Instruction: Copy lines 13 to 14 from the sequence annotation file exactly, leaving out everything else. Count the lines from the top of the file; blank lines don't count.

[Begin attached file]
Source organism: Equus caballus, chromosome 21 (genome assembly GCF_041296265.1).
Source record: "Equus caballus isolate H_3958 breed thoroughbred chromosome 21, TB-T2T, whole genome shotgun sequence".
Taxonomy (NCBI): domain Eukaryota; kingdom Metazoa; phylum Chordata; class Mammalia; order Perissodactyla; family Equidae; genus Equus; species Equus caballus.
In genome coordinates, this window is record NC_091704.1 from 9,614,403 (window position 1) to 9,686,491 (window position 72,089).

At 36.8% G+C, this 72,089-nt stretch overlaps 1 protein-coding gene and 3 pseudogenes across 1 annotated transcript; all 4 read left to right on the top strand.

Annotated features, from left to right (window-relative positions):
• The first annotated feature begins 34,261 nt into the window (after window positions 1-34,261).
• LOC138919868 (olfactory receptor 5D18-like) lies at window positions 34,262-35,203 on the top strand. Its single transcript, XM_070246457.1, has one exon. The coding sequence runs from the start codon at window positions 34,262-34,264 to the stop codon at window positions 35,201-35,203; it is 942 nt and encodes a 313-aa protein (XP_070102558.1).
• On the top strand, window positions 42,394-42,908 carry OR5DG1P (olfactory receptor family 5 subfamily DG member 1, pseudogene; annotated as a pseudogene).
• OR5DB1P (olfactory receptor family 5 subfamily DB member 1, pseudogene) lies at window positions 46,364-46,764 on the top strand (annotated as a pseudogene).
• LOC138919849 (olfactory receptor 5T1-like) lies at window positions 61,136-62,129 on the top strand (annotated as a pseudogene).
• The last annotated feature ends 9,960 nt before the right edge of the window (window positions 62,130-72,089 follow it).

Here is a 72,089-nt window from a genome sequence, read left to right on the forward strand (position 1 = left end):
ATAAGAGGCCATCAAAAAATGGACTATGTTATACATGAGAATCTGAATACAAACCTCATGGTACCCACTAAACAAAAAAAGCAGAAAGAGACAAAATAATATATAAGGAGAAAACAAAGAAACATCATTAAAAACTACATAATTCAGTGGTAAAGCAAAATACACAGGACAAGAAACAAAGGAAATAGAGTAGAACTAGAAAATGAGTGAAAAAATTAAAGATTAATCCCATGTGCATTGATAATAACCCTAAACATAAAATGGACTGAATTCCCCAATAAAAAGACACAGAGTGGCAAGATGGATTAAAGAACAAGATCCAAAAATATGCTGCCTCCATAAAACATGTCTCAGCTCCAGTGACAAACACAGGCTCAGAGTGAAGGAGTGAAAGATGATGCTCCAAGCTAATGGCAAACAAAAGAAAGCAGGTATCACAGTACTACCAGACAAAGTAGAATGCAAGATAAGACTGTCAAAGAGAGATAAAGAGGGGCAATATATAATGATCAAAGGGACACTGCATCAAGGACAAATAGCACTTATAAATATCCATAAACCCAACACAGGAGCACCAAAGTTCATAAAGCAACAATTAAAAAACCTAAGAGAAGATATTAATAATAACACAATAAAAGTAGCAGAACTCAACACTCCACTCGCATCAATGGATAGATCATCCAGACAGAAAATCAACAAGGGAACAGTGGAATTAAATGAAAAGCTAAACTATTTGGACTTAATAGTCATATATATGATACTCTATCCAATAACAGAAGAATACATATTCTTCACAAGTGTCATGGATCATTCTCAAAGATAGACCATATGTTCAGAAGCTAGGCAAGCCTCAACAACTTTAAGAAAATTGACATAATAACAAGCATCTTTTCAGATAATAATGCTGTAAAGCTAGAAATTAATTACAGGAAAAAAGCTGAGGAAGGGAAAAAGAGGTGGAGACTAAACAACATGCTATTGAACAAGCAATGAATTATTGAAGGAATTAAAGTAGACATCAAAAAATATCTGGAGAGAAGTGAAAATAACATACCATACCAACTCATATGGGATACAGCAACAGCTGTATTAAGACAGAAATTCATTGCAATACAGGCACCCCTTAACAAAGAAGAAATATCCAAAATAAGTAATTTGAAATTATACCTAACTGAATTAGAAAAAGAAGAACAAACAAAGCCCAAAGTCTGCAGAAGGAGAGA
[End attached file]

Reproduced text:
Here is a 72,089-nt window from a genome sequence, read left to right on the forward strand (position 1 = left end):
ATAAGAGGCCATCAAAAAATGGACTATGTTATACATGAGAATCTGAATACAAACCTCATGGTACCCACTAAACAAAAAAAGCAGAAAGAGACAAAATAATATATAAGGAGAAAACAAAGAAACATCATTAAAAACTACATAATTCAGTGGTAAAGCAAAATACACAGGACAAGAAACAAAGGAAATAGAGTAGAACTAGAAAATGAGTGAAAAAATTAAAGATTAATCCCATGTGCATTGATAATAACCCTAAACATAAAATGGACTGAATTCCCCAATAAAAAGACACAGAGTGGCAAGATGGATTAAAGAACAAGATCCAAAAATATGCTGCCTCCATAAAACATGTCTCAGCTCCAGTGACAAACACAGGCTCAGAGTGAAGGAGTGAAAGATGATGCTCCAAGCTAATGGCAAACAAAAGAAAGCAGGTATCACAGTACTACCAGACAAAGTAGAATGCAAGATAAGACTGTCAAAGAGAGATAAAGAGGGGCAATATATAATGATCAAAGGGACACTGCATCAAGGACAAATAGCACTTATAAATATCCATAAACCCAACACAGGAGCACCAAAGTTCATAAAGCAACAATTAAAAAACCTAAGAGAAGATATTAATAATAACACAATAAAAGTAGCAGAACTCAACACTCCACTCGCATCAATGGATAGATCATCCAGACAGAAAATCAACAAGGGAACAGTGGAATTAAATGAAAAGCTAAACTATTTGGACTTAATAGTCATATATATGATACTCTATCCAATAACAGAAGAATACATATTCTTCACAAGTGTCATGGATCATTCTCAAAGATAGACCATATGTTCAGAAGCTAGGCAAGCCTCAACAACTTTAAGAAAATTGACATAATAACAAGCATCTTTTCAGATAATAATGCTGTAAAGCTAGAAATTAATTACAGGAAAAAAGCTGAGGAAGGGAAAAAGAGGTGGAGACTAAACAACATGCTATTGAACAAGCAATGAATTATTGAAGGAATTAAAGTAGACATCAAAAAATATCTGGAGAGAAGTGAAAATAACATACCATACCAACTCATATGGGATACAGCAACAGCTGTATTAAGACAGAAATTCATTGCAATACAGGCACCCCTTAACAAAGAAGAAATATCCAAAATAAGTAATTTGAAATTATACCTAACTGAATTAGAAAAAGAAGAACAAACAAAGCCCAAAGTCTGCAGAAGGAGAGA